Culture At Large

To spank or not to spank


How should Christians discipline our kids? At Brandy's Variety Garden Blog, Brandy discusses her decision not to spank her daughter and shares her thoughts on a Christian perspective of discipline. In addition to linking to numerous resources on nonviolent Christian parenting and discussions on the scriptural basis for physically disciplining children, Brandy talks about the alternative methods of discipline she's used that have had wonderful results with her daughter's behavior.

Of course, the question that Brandy and all Christians must grapple with is how scripture can inform our parenting decisions. She mentions that, although spanking specifically is never mentioned in the Bible, the main arguments in favor of spanking children come down to five verses in Proverbs (Proverbs 13:24, 22:15, 23:13, 23:14, and 29:15) while New Testament perspectives seem neglected. (She also links to this post at Leaving Munster that wonders why Deuteronomy is never consulted when it comes to Biblical parenting advice.) While the passages in Proverbs call for using a rod to strike children, the main emphasis of those passages is discipline; the NIV Study Bible that I consulted suggested that the rod is "probably a figure of speech for discipline of any kind." When striving for a Biblical approach to teaching and punishing children, we must also consider the Old Testament law and scripture in the light of Jesus, who instructed us to welcome children in his name and cautioned us against leading children into sin.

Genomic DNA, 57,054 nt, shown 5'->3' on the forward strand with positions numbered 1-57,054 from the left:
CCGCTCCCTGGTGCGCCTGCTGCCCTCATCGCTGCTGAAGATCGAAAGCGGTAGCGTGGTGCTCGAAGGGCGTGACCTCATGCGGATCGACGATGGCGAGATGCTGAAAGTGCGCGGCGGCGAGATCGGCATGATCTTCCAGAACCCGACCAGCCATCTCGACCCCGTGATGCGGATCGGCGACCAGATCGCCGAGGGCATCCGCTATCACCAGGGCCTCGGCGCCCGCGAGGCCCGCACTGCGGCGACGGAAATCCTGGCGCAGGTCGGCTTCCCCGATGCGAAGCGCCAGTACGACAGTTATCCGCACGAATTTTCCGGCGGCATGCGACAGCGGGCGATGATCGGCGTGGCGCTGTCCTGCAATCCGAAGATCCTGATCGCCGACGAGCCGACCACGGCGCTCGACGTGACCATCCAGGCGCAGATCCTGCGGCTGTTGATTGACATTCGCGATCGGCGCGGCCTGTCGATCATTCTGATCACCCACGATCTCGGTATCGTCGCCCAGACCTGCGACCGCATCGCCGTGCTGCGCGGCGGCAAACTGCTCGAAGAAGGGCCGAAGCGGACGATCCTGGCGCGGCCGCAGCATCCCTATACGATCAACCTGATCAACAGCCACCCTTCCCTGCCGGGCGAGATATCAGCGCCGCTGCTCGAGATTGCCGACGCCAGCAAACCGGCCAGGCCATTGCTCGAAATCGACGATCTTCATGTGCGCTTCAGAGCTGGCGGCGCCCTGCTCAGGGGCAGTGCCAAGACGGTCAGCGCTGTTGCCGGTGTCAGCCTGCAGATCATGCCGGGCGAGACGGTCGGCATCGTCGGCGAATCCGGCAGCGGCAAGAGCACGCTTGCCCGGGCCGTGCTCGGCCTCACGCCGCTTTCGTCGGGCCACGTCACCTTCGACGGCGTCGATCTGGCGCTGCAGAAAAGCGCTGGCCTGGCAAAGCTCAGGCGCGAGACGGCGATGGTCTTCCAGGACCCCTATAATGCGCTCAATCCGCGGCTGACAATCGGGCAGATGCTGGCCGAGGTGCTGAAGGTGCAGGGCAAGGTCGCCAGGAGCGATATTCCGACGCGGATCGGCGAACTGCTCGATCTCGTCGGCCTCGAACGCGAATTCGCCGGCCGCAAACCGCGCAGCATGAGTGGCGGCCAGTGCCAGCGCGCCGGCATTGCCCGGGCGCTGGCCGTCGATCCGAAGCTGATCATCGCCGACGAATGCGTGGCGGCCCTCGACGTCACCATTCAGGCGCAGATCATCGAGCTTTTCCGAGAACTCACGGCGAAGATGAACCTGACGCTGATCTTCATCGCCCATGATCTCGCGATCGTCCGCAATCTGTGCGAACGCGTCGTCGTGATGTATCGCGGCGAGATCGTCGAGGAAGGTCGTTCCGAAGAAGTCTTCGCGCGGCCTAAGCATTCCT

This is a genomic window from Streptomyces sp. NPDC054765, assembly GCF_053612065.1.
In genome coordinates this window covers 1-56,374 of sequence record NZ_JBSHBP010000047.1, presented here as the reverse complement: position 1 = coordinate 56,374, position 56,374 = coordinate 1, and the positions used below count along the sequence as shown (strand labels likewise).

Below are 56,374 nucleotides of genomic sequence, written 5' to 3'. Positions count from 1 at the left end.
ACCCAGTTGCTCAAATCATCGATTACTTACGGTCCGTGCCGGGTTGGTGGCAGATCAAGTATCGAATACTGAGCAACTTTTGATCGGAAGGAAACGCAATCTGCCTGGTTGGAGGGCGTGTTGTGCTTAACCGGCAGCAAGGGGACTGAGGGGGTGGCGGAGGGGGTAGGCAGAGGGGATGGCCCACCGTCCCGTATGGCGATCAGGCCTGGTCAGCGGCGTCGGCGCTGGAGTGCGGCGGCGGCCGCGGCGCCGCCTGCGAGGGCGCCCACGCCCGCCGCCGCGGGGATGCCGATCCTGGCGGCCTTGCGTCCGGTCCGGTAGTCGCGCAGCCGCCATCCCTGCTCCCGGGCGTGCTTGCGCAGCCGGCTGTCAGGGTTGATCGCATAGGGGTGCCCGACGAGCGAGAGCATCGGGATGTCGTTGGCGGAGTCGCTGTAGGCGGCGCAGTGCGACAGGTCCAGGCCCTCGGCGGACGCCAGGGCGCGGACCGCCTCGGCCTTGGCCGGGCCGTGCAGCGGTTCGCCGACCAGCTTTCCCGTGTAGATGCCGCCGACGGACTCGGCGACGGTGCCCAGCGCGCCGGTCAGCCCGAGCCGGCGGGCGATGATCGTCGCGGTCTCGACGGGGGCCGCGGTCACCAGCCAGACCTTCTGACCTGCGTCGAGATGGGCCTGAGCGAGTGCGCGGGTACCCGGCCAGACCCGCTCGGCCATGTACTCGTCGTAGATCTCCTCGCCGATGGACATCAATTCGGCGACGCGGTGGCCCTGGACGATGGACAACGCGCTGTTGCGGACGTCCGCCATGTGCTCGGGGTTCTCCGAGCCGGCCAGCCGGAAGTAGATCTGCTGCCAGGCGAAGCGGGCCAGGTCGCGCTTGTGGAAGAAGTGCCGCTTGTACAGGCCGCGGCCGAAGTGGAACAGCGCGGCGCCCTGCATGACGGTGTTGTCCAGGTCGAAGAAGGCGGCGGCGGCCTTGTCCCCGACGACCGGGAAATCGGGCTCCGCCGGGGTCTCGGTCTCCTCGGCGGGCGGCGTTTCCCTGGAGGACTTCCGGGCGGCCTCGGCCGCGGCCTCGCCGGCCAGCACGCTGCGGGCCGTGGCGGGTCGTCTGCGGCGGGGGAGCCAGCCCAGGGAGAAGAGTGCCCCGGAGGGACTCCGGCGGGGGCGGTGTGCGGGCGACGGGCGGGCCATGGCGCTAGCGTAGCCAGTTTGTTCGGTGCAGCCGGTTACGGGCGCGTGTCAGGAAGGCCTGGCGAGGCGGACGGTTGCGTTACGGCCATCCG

When Christian parents choose not to use physical punishment, this doesn't mean that the only alternative is permissiveness. Nonviolent discipline requires a lot more creativity in responding to the needs of individual children and circumstances. Ultimately, we are role models for our children about how to live as Christians in the world: the lessons they learn about showing love, addressing problems, developing self-control, and respecting each other all start in our examples.

Topics: Culture At Large, Home & Family, Family